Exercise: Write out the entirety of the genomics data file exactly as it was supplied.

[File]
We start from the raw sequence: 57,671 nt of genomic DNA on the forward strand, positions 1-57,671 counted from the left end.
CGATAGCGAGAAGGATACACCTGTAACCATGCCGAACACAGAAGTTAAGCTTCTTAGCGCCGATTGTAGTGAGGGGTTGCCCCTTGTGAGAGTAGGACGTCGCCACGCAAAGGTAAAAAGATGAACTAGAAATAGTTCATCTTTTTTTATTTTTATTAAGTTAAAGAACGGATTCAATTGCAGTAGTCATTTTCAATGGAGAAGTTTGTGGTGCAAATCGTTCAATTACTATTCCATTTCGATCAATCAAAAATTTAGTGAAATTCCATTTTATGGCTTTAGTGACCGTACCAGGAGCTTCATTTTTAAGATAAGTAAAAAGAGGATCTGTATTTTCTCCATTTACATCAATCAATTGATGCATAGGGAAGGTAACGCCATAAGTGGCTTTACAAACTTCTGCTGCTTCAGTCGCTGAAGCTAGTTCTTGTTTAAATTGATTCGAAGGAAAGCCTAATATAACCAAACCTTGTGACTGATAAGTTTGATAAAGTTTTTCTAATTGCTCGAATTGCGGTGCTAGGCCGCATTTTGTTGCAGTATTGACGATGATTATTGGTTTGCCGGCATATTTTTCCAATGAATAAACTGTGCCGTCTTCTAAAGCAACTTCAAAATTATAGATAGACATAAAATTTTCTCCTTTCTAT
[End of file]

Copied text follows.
We start from the raw sequence: 57,671 nt of genomic DNA on the forward strand, positions 1-57,671 counted from the left end.
CGATAGCGAGAAGGATACACCTGTAACCATGCCGAACACAGAAGTTAAGCTTCTTAGCGCCGATTGTAGTGAGGGGTTGCCCCTTGTGAGAGTAGGACGTCGCCACGCAAAGGTAAAAAGATGAACTAGAAATAGTTCATCTTTTTTTATTTTTATTAAGTTAAAGAACGGATTCAATTGCAGTAGTCATTTTCAATGGAGAAGTTTGTGGTGCAAATCGTTCAATTACTATTCCATTTCGATCAATCAAAAATTTAGTGAAATTCCATTTTATGGCTTTAGTGACCGTACCAGGAGCTTCATTTTTAAGATAAGTAAAAAGAGGATCTGTATTTTCTCCATTTACATCAATCAATTGATGCATAGGGAAGGTAACGCCATAAGTGGCTTTACAAACTTCTGCTGCTTCAGTCGCTGAAGCTAGTTCTTGTTTAAATTGATTCGAAGGAAAGCCTAATATAACCAAACCTTGTGACTGATAAGTTTGATAAAGTTTTTCTAATTGCTCGAATTGCGGTGCTAGGCCGCATTTTGTTGCAGTATTGACGATGATTATTGGTTTGCCGGCATATTTTTCCAATGAATAAACTGTGCCGTCTTCTAAAGCAACTTCAAAATTATAGATAGACATAAAATTTTCTCCTTTCTAT